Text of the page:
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Posted January 14, 2013
Do you remember the 1983 film "Scarface," starring Al Pacino as Tony Montana? Can you recall how Montana involved his family and best friend into the drug smuggling business? Remember how the movie ended? What about the 2007 film "American Gangster?" This was based on the true story of Frank Lucas, a gangster from La Grange, North Carolina. Lucas smuggled heroin into the United States on American service planes returning from the Vietnam War before being he was detained and eventually arrested by a detective task force lead by detective Richie Roberts. The common thread between both movies was that a burgeoning family operated drug smuggling business that initially lead to untold millions of dollars of wealth eventually crashed into a tale of death, incarceration and doom. You will notice striking similarities within the pages of Scott Stevenson's account. Not only is this memoir a travel addict's dream, with the locations switching from California, Hawaii, Spain, Thailand, et. al., the author's journey brings him to fascinating encounters with corrupt Asian generals and war lords, Jimi Hendrix, John Belushi, Salvadore Dali, Carlos Santana and even Roman Polanski. Just when the reader thinks Stevenson is set for life with the woman of his dreams and a financial bankroll to match, the oddball Stevenson family sabotages itself with all members ultimately singed. In many respects, this story is an equal match to any drug dealing family. You can almost find that Griselda Blanco, Carlos Lehder and Pablo Escobar's lives were tame compared to the roller coaster the Stevensons' will take you on, the anecdotes are so bizarre. Yet they are true, and coauthor John Greenburg eloquently assists Scott Stevenson in giving this jet set account of drug dealing highs and lows. Certainly, this is a story that begs to be read several times over, it is so amazing.
Coming from good stock, Scott's older cousin was Adlai Stevenson, a former two time presidential candidate and United Nations ambassador. Nevertheless, Stevenson introduces his siblings. First there is the controlling, greedy older brother Ron, the official gang leader. Then there is Mark, the sociopath, Michael, the Vietnam Veteran and drug addicted snitch, and the father, a philanderer, kleptomaniac and pathological liar. Only Stevenson's mother and sister are exempt from this "Ma" Barker family drug smuggling enterprise, with the fascinating ironies of "Scoundrels in Paradise" begging for a one sitting reading of this most unusual account. It is amazing that Stevenson even survived the late 1960's, 70's and 80's to even author this. Aside from two out of three of his brothers perishing as a consequence of this business, Scott narrowly survived a near fatal and disfiguring motorcycle accident, a cocaine induced heart attack and heroin overdose. Yet the ultimate irony is on Stevenson, going from a millionaire drug lord to a now clean and sober, albeit homeless retrospect. Nevertheless, Stevenson gives readers his personal insight into a shady world few ever experience. With the 1960's hippie ideals of "Summer of Love and Woodstock" turning into the violence of the 1970's, the author explains how he witnessed the drug dealing business change. Stevenson explained of the end of the 1960's; "Any talk of violence was all bluster; it never happened because they were all ex-hippies. It just seemed that anyone who had gotten into drugs based on the hippie ideal of peace and love was not likely to become a violent person. The difference today is that the drug dealers seem to be introduced to it through a different path and seem to be thugs and violent criminals at heart."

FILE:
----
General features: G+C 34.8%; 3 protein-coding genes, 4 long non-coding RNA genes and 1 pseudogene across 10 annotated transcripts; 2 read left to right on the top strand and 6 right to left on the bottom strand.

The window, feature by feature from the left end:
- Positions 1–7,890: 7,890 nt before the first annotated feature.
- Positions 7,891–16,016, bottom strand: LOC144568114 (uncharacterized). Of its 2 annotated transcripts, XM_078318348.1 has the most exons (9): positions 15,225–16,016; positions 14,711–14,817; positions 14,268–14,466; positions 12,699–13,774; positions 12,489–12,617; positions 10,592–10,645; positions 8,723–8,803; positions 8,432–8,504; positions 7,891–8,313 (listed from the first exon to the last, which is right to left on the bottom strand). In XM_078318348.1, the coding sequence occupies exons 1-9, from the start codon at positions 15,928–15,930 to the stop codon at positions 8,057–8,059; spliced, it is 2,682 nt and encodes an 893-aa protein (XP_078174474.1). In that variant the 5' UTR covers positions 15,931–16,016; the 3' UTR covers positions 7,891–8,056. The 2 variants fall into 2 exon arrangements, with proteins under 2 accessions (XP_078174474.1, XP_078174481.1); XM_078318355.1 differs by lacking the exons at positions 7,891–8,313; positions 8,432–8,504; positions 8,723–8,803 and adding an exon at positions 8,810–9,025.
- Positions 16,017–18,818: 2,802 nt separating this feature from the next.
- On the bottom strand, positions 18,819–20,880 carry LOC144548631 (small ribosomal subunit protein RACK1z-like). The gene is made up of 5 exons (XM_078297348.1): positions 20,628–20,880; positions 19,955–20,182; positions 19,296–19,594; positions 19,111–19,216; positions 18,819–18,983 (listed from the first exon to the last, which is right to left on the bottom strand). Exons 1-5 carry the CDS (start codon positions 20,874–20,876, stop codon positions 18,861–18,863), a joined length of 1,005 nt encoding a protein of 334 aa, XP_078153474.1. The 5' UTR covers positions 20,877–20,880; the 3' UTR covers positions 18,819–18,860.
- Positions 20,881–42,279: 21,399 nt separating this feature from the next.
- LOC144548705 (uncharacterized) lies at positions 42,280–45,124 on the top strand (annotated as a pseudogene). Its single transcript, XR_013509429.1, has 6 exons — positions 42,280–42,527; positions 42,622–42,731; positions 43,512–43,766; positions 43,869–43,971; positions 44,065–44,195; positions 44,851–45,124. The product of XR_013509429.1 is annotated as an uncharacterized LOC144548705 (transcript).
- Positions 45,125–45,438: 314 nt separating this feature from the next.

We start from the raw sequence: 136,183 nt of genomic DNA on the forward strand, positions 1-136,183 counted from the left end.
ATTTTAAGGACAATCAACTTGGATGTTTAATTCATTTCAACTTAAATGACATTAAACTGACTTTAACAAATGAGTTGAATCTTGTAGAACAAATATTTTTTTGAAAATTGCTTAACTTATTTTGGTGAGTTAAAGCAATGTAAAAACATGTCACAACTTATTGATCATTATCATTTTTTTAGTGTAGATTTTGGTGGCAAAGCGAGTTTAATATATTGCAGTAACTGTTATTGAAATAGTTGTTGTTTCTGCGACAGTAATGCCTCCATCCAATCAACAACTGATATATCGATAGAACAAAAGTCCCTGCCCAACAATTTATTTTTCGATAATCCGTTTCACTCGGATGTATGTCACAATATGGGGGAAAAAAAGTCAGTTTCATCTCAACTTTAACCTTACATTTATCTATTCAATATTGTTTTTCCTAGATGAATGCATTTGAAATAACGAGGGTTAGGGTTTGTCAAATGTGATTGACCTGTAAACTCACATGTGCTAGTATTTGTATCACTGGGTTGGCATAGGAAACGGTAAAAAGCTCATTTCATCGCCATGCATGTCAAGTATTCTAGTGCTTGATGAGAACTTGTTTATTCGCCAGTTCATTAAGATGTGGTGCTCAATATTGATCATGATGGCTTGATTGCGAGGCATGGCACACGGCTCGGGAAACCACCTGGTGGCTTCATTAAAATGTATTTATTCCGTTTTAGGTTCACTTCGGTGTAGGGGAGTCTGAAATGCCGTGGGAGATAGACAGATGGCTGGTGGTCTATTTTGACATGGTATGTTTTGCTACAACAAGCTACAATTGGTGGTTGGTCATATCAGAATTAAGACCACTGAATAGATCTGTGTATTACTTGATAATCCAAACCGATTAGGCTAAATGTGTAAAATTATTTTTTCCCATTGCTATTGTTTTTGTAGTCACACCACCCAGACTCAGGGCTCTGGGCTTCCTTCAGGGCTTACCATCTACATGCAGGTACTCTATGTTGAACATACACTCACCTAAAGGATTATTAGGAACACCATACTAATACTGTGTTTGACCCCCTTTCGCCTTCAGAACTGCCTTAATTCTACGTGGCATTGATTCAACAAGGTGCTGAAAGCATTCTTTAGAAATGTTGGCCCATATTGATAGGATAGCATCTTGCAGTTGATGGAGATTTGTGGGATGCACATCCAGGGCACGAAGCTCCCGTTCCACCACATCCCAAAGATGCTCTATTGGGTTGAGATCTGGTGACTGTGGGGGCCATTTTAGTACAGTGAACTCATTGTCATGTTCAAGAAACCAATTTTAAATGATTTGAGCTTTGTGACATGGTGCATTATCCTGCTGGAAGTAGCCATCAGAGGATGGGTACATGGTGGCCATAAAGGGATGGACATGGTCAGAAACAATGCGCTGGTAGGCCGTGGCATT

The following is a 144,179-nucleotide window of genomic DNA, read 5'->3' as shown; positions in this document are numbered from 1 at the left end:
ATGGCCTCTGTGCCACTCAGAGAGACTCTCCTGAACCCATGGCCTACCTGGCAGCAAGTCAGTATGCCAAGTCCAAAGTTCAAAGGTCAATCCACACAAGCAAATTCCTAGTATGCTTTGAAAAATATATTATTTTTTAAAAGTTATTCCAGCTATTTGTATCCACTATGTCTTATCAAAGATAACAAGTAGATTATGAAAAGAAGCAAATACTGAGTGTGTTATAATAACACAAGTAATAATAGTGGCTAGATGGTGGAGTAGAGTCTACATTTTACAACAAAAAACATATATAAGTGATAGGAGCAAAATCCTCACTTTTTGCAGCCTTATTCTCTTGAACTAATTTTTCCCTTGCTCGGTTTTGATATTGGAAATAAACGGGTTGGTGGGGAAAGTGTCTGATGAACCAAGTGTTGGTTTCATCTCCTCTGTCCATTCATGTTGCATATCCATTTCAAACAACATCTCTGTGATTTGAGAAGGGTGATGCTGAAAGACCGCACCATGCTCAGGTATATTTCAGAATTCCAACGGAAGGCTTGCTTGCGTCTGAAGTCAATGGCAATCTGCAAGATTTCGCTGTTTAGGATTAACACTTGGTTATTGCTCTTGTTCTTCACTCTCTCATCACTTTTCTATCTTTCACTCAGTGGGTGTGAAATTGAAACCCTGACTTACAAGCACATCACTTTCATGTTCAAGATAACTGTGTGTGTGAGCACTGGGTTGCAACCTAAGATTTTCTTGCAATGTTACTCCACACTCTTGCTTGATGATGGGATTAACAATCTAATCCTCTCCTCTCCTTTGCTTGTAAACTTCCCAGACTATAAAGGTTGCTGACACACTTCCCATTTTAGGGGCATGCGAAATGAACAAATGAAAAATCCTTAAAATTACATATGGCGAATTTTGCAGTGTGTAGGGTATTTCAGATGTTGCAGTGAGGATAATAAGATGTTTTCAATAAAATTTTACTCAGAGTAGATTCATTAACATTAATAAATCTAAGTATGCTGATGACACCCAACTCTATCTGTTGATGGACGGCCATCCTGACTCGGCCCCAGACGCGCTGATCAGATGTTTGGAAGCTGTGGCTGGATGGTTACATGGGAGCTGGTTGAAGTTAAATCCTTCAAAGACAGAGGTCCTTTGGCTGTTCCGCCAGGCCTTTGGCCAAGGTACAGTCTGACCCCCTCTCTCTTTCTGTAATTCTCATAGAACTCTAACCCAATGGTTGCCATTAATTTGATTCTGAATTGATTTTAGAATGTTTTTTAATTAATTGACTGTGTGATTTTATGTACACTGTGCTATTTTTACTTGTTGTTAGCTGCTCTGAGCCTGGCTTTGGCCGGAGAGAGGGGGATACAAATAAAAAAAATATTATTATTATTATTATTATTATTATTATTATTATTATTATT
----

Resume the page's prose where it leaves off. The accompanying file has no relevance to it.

Despite this memoir being a tell all of an internationally run family drug business, Stevenson gives ominous warnings to the reader that enviously contemplates the millions of dollars this risky business produced. As far as the wealth drug smuggling garners, Stevenson admonishes as follows: "When you have outrageous sums of money at your disposal, it is nothing to go out and blow $10,000 a week. Foolishly spending $10,000 a day is not unheard of. A lot of guys in the drug trade had so much money they became degenerate high stakes gamblers." Aside from mentioning that all those in his memoir that he dealt with are now either dead, in prison or have nothing left, Stevenson adds; "Let this be a warning to all young people out there; If you get into criminal activity, the odds are that it will take over your life, and you will wind up with nothing in the end. When you have enormous amounts of money rolling in, your entire value system becomes distorted. You have no conception of the true value of anything. It is the destruction of your personality. You are doomed to losing touch with reality. Although currently homeless, Scott Stevenson is now at peace, and uses this testimony to dissuade anyone from thinking that drug smuggling is glamorous. Aside from his father and both brothers dying penniless and alone, he gives this final exhortation; "I would like anyone thinking of taking the short cut by engaging in criminal activity to understand that breaking the law leads to a dead end street. I lost everything, including custody of my children, but at least I'm still alive and have a chance to continue living and experiencing some moments of happiness. Take it from me; crime and easy money never leads to true happiness." The reader will vicariously understand Steven's coming full circle by digesting this exhilarating true to life memoir!
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